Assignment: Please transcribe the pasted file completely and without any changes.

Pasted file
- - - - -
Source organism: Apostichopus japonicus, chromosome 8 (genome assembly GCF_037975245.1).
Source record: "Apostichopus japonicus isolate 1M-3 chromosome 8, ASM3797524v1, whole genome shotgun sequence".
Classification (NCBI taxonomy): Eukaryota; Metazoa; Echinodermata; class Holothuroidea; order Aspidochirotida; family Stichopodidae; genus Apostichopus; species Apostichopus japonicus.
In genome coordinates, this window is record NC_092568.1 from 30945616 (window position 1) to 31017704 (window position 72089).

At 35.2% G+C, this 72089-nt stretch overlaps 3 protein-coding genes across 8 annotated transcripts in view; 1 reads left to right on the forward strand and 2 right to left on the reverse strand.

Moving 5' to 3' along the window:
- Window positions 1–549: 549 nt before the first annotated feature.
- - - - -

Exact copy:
Source organism: Apostichopus japonicus, chromosome 8 (genome assembly GCF_037975245.1).
Source record: "Apostichopus japonicus isolate 1M-3 chromosome 8, ASM3797524v1, whole genome shotgun sequence".
Classification (NCBI taxonomy): Eukaryota; Metazoa; Echinodermata; class Holothuroidea; order Aspidochirotida; family Stichopodidae; genus Apostichopus; species Apostichopus japonicus.
In genome coordinates, this window is record NC_092568.1 from 30945616 (window position 1) to 31017704 (window position 72089).

At 35.2% G+C, this 72089-nt stretch overlaps 3 protein-coding genes across 8 annotated transcripts in view; 1 reads left to right on the forward strand and 2 right to left on the reverse strand.

Moving 5' to 3' along the window:
- Window positions 1–549: 549 nt before the first annotated feature.